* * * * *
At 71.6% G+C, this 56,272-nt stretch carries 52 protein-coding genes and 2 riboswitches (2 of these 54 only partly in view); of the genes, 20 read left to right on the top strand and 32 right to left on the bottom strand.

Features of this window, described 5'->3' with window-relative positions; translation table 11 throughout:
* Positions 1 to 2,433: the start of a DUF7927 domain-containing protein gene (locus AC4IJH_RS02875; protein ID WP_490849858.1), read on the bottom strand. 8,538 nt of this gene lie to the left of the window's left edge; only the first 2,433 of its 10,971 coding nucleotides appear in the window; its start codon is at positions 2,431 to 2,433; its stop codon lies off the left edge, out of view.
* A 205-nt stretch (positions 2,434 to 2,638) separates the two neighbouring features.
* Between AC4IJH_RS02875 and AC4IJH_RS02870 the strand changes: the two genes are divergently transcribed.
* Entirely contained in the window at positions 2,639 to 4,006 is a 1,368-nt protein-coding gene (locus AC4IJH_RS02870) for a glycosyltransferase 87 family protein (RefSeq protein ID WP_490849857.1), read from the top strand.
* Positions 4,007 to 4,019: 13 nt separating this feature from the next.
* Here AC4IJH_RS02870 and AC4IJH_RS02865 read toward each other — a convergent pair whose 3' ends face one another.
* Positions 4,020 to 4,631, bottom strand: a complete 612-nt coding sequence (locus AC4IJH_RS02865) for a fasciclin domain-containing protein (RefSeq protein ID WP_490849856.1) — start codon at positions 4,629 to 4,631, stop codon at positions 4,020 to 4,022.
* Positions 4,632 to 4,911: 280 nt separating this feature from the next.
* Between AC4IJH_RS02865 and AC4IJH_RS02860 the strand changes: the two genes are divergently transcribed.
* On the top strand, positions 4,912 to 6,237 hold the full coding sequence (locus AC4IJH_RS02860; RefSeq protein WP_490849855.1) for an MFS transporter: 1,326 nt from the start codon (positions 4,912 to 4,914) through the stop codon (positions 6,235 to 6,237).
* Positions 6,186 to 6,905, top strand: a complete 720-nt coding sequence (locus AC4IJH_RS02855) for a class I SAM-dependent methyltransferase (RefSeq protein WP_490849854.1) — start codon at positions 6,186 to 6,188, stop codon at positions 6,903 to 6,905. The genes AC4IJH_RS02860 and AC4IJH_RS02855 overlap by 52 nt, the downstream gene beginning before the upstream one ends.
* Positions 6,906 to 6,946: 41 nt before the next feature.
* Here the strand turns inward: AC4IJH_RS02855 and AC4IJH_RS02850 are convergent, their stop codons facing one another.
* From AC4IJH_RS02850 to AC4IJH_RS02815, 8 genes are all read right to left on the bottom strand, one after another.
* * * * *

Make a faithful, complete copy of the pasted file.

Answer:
At 71.6% G+C, this 56,272-nt stretch carries 52 protein-coding genes and 2 riboswitches (2 of these 54 only partly in view); of the genes, 20 read left to right on the top strand and 32 right to left on the bottom strand.

Features of this window, described 5'->3' with window-relative positions; translation table 11 throughout:
* Positions 1 to 2,433: the start of a DUF7927 domain-containing protein gene (locus AC4IJH_RS02875; protein ID WP_490849858.1), read on the bottom strand. 8,538 nt of this gene lie to the left of the window's left edge; only the first 2,433 of its 10,971 coding nucleotides appear in the window; its start codon is at positions 2,431 to 2,433; its stop codon lies off the left edge, out of view.
* A 205-nt stretch (positions 2,434 to 2,638) separates the two neighbouring features.
* Between AC4IJH_RS02875 and AC4IJH_RS02870 the strand changes: the two genes are divergently transcribed.
* Entirely contained in the window at positions 2,639 to 4,006 is a 1,368-nt protein-coding gene (locus AC4IJH_RS02870) for a glycosyltransferase 87 family protein (RefSeq protein ID WP_490849857.1), read from the top strand.
* Positions 4,007 to 4,019: 13 nt separating this feature from the next.
* Here AC4IJH_RS02870 and AC4IJH_RS02865 read toward each other — a convergent pair whose 3' ends face one another.
* Positions 4,020 to 4,631, bottom strand: a complete 612-nt coding sequence (locus AC4IJH_RS02865) for a fasciclin domain-containing protein (RefSeq protein ID WP_490849856.1) — start codon at positions 4,629 to 4,631, stop codon at positions 4,020 to 4,022.
* Positions 4,632 to 4,911: 280 nt separating this feature from the next.
* Between AC4IJH_RS02865 and AC4IJH_RS02860 the strand changes: the two genes are divergently transcribed.
* On the top strand, positions 4,912 to 6,237 hold the full coding sequence (locus AC4IJH_RS02860; RefSeq protein WP_490849855.1) for an MFS transporter: 1,326 nt from the start codon (positions 4,912 to 4,914) through the stop codon (positions 6,235 to 6,237).
* Positions 6,186 to 6,905, top strand: a complete 720-nt coding sequence (locus AC4IJH_RS02855) for a class I SAM-dependent methyltransferase (RefSeq protein WP_490849854.1) — start codon at positions 6,186 to 6,188, stop codon at positions 6,903 to 6,905. The genes AC4IJH_RS02860 and AC4IJH_RS02855 overlap by 52 nt, the downstream gene beginning before the upstream one ends.
* Positions 6,906 to 6,946: 41 nt before the next feature.
* Here the strand turns inward: AC4IJH_RS02855 and AC4IJH_RS02850 are convergent, their stop codons facing one another.
* From AC4IJH_RS02850 to AC4IJH_RS02815, 8 genes are all read right to left on the bottom strand, one after another.